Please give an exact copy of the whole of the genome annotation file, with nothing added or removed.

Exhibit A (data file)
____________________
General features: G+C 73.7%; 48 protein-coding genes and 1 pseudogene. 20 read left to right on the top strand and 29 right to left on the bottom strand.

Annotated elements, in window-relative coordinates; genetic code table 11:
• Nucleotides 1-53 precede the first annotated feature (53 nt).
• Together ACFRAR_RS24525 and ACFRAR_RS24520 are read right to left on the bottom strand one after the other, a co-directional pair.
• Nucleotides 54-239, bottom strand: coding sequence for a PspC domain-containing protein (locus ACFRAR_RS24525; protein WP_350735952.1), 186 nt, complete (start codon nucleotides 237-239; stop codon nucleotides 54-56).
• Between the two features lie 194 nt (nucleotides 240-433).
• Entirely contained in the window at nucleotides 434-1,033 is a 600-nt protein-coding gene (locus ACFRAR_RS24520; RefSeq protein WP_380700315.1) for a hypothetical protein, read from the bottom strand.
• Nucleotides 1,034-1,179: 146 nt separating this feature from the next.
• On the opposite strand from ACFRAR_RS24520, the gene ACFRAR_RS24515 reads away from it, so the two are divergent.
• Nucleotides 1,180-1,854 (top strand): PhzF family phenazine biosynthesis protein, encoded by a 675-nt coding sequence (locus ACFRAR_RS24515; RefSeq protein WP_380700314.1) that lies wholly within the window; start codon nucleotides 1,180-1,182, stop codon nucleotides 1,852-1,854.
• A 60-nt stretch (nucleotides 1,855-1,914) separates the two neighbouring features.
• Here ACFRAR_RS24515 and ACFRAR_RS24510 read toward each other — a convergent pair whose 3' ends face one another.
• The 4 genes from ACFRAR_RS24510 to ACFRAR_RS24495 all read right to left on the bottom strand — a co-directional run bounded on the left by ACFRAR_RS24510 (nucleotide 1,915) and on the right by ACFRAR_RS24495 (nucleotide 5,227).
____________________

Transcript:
General features: G+C 73.7%; 48 protein-coding genes and 1 pseudogene. 20 read left to right on the top strand and 29 right to left on the bottom strand.

Annotated elements, in window-relative coordinates; genetic code table 11:
• Nucleotides 1-53 precede the first annotated feature (53 nt).
• Together ACFRAR_RS24525 and ACFRAR_RS24520 are read right to left on the bottom strand one after the other, a co-directional pair.
• Nucleotides 54-239, bottom strand: coding sequence for a PspC domain-containing protein (locus ACFRAR_RS24525; protein WP_350735952.1), 186 nt, complete (start codon nucleotides 237-239; stop codon nucleotides 54-56).
• Between the two features lie 194 nt (nucleotides 240-433).
• Entirely contained in the window at nucleotides 434-1,033 is a 600-nt protein-coding gene (locus ACFRAR_RS24520; RefSeq protein WP_380700315.1) for a hypothetical protein, read from the bottom strand.
• Nucleotides 1,034-1,179: 146 nt separating this feature from the next.
• On the opposite strand from ACFRAR_RS24520, the gene ACFRAR_RS24515 reads away from it, so the two are divergent.
• Nucleotides 1,180-1,854 (top strand): PhzF family phenazine biosynthesis protein, encoded by a 675-nt coding sequence (locus ACFRAR_RS24515; RefSeq protein WP_380700314.1) that lies wholly within the window; start codon nucleotides 1,180-1,182, stop codon nucleotides 1,852-1,854.
• A 60-nt stretch (nucleotides 1,855-1,914) separates the two neighbouring features.
• Here ACFRAR_RS24515 and ACFRAR_RS24510 read toward each other — a convergent pair whose 3' ends face one another.
• The 4 genes from ACFRAR_RS24510 to ACFRAR_RS24495 all read right to left on the bottom strand — a co-directional run bounded on the left by ACFRAR_RS24510 (nucleotide 1,915) and on the right by ACFRAR_RS24495 (nucleotide 5,227).